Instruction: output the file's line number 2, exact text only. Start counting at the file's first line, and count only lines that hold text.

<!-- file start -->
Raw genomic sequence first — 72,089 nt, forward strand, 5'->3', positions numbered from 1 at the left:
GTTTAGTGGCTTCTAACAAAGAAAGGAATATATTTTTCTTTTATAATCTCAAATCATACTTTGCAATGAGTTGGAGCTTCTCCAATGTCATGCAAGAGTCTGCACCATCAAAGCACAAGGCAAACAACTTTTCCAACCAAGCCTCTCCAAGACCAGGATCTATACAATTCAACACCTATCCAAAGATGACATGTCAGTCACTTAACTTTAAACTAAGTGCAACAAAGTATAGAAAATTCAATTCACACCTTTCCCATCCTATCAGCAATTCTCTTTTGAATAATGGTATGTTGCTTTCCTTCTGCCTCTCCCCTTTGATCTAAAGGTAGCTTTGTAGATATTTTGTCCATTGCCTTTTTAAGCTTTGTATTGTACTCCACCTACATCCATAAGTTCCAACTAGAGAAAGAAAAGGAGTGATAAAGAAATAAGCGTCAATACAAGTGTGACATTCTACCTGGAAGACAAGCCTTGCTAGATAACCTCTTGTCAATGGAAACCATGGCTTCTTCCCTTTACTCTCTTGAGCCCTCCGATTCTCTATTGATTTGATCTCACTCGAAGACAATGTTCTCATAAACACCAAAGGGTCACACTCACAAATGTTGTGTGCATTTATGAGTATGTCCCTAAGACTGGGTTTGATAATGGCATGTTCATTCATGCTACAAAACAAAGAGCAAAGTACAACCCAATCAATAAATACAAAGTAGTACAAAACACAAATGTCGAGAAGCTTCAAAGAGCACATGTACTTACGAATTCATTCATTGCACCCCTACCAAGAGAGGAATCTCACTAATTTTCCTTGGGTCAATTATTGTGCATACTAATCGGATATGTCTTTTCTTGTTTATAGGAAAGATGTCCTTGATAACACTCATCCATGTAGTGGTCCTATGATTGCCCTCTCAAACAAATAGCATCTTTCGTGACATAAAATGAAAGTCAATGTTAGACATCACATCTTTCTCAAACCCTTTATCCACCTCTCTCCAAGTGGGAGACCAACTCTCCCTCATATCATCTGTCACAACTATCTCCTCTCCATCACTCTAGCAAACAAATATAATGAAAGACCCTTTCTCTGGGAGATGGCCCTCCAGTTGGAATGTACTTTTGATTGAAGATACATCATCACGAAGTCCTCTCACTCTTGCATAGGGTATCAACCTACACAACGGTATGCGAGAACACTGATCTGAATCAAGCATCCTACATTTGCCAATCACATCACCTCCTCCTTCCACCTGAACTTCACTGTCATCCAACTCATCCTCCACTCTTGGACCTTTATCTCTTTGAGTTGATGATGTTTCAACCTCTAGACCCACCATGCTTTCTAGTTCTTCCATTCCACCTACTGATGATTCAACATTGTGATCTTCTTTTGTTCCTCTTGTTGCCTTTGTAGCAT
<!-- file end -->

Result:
GTTTAGTGGCTTCTAACAAAGAAAGGAATATATTTTTCTTTTATAATCTCAAATCATACTTTGCAATGAGTTGGAGCTTCTCCAATGTCATGCAAGAGTCTGCACCATCAAAGCACAAGGCAAACAACTTTTCCAACCAAGCCTCTCCAAGACCAGGATCTATACAATTCAACACCTATCCAAAGATGACATGTCAGTCACTTAACTTTAAACTAAGTGCAACAAAGTATAGAAAATTCAATTCACACCTTTCCCATCCTATCAGCAATTCTCTTTTGAATAATGGTATGTTGCTTTCCTTCTGCCTCTCCCCTTTGATCTAAAGGTAGCTTTGTAGATATTTTGTCCATTGCCTTTTTAAGCTTTGTATTGTACTCCACCTACATCCATAAGTTCCAACTAGAGAAAGAAAAGGAGTGATAAAGAAATAAGCGTCAATACAAGTGTGACATTCTACCTGGAAGACAAGCCTTGCTAGATAACCTCTTGTCAATGGAAACCATGGCTTCTTCCCTTTACTCTCTTGAGCCCTCCGATTCTCTATTGATTTGATCTCACTCGAAGACAATGTTCTCATAAACACCAAAGGGTCACACTCACAAATGTTGTGTGCATTTATGAGTATGTCCCTAAGACTGGGTTTGATAATGGCATGTTCATTCATGCTACAAAACAAAGAGCAAAGTACAACCCAATCAATAAATACAAAGTAGTACAAAACACAAATGTCGAGAAGCTTCAAAGAGCACATGTACTTACGAATTCATTCATTGCACCCCTACCAAGAGAGGAATCTCACTAATTTTCCTTGGGTCAATTATTGTGCATACTAATCGGATATGTCTTTTCTTGTTTATAGGAAAGATGTCCTTGATAACACTCATCCATGTAGTGGTCCTATGATTGCCCTCTCAAACAAATAGCATCTTTCGTGACATAAAATGAAAGTCAATGTTAGACATCACATCTTTCTCAAACCCTTTATCCACCTCTCTCCAAGTGGGAGACCAACTCTCCCTCATATCATCTGTCACAACTATCTCCTCTCCATCACTCTAGCAAACAAATATAATGAAAGACCCTTTCTCTGGGAGATGGCCCTCCAGTTGGAATGTACTTTTGATTGAAGATACATCATCACGAAGTCCTCTCACTCTTGCATAGGGTATCAACCTACACAACGGTATGCGAGAACACTGATCTGAATCAAGCATCCTACATTTGCCAATCACATCACCTCCTCCTTCCACCTGAACTTCACTGTCATCCAACTCATCCTCCACTCTTGGACCTTTATCTCTTTGAGTTGATGATGTTTCAACCTCTAGACCCACCATGCTTTCTAGTTCTTCCATTCCACCTACTGATGATTCAACATTGTGATCTTCTTTTGTTCCTCTTGTTGCCTTTGTAGCAT